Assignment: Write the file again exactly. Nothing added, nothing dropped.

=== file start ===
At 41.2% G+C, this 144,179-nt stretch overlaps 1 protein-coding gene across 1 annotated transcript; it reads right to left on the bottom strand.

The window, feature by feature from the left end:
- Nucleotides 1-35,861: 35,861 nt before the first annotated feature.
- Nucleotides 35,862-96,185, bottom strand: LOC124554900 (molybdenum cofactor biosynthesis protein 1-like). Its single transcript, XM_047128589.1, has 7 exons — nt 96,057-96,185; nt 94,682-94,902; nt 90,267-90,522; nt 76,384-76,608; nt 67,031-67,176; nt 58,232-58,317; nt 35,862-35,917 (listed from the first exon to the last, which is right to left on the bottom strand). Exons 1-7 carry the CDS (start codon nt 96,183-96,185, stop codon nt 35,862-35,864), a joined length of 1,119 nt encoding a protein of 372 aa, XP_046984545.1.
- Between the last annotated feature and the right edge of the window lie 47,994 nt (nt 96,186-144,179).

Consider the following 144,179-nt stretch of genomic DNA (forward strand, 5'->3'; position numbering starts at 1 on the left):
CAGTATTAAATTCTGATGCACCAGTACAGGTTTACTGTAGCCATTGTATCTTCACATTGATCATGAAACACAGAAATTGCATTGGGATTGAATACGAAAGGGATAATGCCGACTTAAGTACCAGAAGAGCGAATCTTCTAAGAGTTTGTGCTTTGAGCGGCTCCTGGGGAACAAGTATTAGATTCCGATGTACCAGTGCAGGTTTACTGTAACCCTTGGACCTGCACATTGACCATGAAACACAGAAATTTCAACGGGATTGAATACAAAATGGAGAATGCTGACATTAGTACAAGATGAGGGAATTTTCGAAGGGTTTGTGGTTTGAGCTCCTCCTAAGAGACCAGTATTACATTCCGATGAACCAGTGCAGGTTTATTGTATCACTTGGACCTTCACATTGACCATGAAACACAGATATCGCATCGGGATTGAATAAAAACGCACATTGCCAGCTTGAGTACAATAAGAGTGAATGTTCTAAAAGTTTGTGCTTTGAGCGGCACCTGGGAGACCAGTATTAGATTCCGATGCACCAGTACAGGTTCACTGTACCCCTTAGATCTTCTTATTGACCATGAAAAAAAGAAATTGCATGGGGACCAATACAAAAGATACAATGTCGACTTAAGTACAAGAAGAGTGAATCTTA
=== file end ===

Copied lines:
At 41.2% G+C, this 144,179-nt stretch overlaps 1 protein-coding gene across 1 annotated transcript; it reads right to left on the bottom strand.

The window, feature by feature from the left end:
- Nucleotides 1-35,861: 35,861 nt before the first annotated feature.
- Nucleotides 35,862-96,185, bottom strand: LOC124554900 (molybdenum cofactor biosynthesis protein 1-like). Its single transcript, XM_047128589.1, has 7 exons — nt 96,057-96,185; nt 94,682-94,902; nt 90,267-90,522; nt 76,384-76,608; nt 67,031-67,176; nt 58,232-58,317; nt 35,862-35,917 (listed from the first exon to the last, which is right to left on the bottom strand). Exons 1-7 carry the CDS (start codon nt 96,183-96,185, stop codon nt 35,862-35,864), a joined length of 1,119 nt encoding a protein of 372 aa, XP_046984545.1.
- Between the last annotated feature and the right edge of the window lie 47,994 nt (nt 96,186-144,179).

Consider the following 144,179-nt stretch of genomic DNA (forward strand, 5'->3'; position numbering starts at 1 on the left):
CAGTATTAAATTCTGATGCACCAGTACAGGTTTACTGTAGCCATTGTATCTTCACATTGATCATGAAACACAGAAATTGCATTGGGATTGAATACGAAAGGGATAATGCCGACTTAAGTACCAGAAGAGCGAATCTTCTAAGAGTTTGTGCTTTGAGCGGCTCCTGGGGAACAAGTATTAGATTCCGATGTACCAGTGCAGGTTTACTGTAACCCTTGGACCTGCACATTGACCATGAAACACAGAAATTTCAACGGGATTGAATACAAAATGGAGAATGCTGACATTAGTACAAGATGAGGGAATTTTCGAAGGGTTTGTGGTTTGAGCTCCTCCTAAGAGACCAGTATTACATTCCGATGAACCAGTGCAGGTTTATTGTATCACTTGGACCTTCACATTGACCATGAAACACAGATATCGCATCGGGATTGAATAAAAACGCACATTGCCAGCTTGAGTACAATAAGAGTGAATGTTCTAAAAGTTTGTGCTTTGAGCGGCACCTGGGAGACCAGTATTAGATTCCGATGCACCAGTACAGGTTCACTGTACCCCTTAGATCTTCTTATTGACCATGAAAAAAAGAAATTGCATGGGGACCAATACAAAAGATACAATGTCGACTTAAGTACAAGAAGAGTGAATCTTA